Questions You Must Ask a Prospective SEO Analyst

on Tuesday 30 August 2016
Are you in the dilemma whether to hire an in-house SEO analyst or hire a consulting agency? If you’re looking to hire an in-house SEO analyst, I want to help you to find the right one. That’s because our most successful SEO consulting happens when there’s a competent SEO manager working in-house. Choosing a right in-house SEO person is a daunting task since SEO person should be a good communicator as the right in-house SEO person communicates well with both the CMO and the consultant. He or she follows through on our recommendations and fulfills the plans we’ve jointly made. And a good in-house SEO analyst or manager makes the client-consultant relationship a real partnership - so the client wins.

I am sharing a list of 30 questions that you would pose to the aspiring SEO analyst for your firm. Find the right analyst by asking questions that will allow candidates to not only talk about their SEO experience but also reveal their digital marketing knowledge and strategy.

30 SEO Interview Questions

  1. What makes a website search engine-friendly?
  2. How do you define success when it comes to SEO?
  3. How do you stay updated on industry news and algorithm changes?
  4. What programming languages do you have experience with?
  5. Regarding your previous SEO job, what did an average day look like?
  6. How do you adapt to the needs of different clients?
  7. How often do you communicate with clients?
  8. How did you learn SEO?
  9. How do you approach keyword research?
  10. What is the relationship between SEO, SEM and social media marketing?
  11. What SEO tools do you regularly use?
  12. How do you stay organized when working on an SEO project?
  13. Who are Gary Illyes and John Mueller?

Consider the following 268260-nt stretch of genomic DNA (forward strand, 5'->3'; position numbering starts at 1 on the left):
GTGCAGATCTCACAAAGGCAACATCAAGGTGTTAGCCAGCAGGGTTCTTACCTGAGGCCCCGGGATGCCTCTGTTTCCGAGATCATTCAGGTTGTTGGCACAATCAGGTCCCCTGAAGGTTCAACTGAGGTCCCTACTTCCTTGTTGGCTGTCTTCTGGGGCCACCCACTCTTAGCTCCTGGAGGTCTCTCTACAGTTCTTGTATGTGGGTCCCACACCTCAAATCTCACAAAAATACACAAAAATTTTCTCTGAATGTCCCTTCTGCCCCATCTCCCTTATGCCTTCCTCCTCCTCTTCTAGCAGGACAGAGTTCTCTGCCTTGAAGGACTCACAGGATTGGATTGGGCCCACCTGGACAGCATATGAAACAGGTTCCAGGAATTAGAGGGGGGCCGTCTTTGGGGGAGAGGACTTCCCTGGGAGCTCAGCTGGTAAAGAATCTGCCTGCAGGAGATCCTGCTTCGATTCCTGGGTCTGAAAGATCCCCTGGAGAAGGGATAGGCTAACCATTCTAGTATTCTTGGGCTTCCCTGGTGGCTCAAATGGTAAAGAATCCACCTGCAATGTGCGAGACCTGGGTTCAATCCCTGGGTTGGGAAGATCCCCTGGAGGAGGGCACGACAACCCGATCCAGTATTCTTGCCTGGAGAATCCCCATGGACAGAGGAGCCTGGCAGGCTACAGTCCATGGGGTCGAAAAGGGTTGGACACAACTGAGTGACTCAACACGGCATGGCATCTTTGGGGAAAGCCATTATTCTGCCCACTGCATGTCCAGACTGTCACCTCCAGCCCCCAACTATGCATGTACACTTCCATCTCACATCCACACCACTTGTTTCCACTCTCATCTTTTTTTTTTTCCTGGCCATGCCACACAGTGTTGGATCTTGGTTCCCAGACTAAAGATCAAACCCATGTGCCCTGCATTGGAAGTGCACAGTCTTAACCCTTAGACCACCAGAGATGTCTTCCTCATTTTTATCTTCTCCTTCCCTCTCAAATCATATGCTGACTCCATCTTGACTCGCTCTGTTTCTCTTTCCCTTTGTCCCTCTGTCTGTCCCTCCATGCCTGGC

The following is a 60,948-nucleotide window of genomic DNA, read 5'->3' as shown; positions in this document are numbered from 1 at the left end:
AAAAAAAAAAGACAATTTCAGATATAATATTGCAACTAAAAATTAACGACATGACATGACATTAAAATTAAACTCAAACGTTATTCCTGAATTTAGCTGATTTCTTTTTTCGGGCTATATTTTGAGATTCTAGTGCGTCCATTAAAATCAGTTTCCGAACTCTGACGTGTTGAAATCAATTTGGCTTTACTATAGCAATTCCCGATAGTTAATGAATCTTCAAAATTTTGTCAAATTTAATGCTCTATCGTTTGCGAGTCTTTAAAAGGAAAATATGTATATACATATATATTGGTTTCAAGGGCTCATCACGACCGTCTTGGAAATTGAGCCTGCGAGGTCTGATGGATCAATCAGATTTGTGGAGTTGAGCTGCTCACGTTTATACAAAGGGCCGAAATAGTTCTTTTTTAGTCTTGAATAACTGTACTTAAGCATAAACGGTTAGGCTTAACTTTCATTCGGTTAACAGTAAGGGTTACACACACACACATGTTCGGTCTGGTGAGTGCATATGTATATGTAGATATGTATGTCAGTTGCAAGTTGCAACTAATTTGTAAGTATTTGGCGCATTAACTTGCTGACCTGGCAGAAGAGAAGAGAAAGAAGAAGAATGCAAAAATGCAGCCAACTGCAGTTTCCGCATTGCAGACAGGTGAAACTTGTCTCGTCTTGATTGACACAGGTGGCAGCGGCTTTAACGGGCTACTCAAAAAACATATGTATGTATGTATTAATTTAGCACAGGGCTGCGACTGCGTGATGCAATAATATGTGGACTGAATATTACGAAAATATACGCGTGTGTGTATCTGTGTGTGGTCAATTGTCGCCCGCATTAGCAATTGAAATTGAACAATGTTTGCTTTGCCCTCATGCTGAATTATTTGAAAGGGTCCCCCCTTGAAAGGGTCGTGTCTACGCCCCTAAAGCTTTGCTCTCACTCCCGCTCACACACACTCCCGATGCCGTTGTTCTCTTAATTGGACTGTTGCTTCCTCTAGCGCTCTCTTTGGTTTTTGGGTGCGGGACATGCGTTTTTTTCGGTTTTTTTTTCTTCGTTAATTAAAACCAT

14. What is your favorite website and why?
  15. What is your opinion on proper link building?
  16. How have you dealt with link penalties?
  17. What’s the ideal speed for a site to load a web page?
  18. What method do you use to redirect a page?
  19. What are your thoughts on accelerated mobile pages (AMP)?
  20. What is your process for helping a local business become more visible in search results?
  21. Are you aware of the latest changes to Google and the latest updates to Panda and Penguin?
  22. How has Hummingbird changed the landscape of search?
  23. What is Google’s preferred method of configuring a mobile site?
  24. What do you know about content building and content marketing?
  25. What has been your experience getting content featured in answer boxes?
  26. How have you utilized structured data to earn featured snippets?
  27. What are the three possible configurations for a mobile site? Which do you prefer and why?
  28. What’s your greatest digital marketing success story?
  29. How do you stay up-to-date on the near-constant search algorithm changes?
  30. What metrics do you use to measure SEO success?

Facebook's media arms race

on Tuesday 23 August 2016

Is the social platform protecting its rights or taking away others' in the new battle on ad blockers?

Image Courtesy : Al Jazeera

Facebook has declared war against ad blockers and says that protecting revenues for media outlets was a key motivating factor.

Recently, millions of Facebook users who have applied ad blocker systems have found their feeds littered with advertisements they had already opted out of seeing.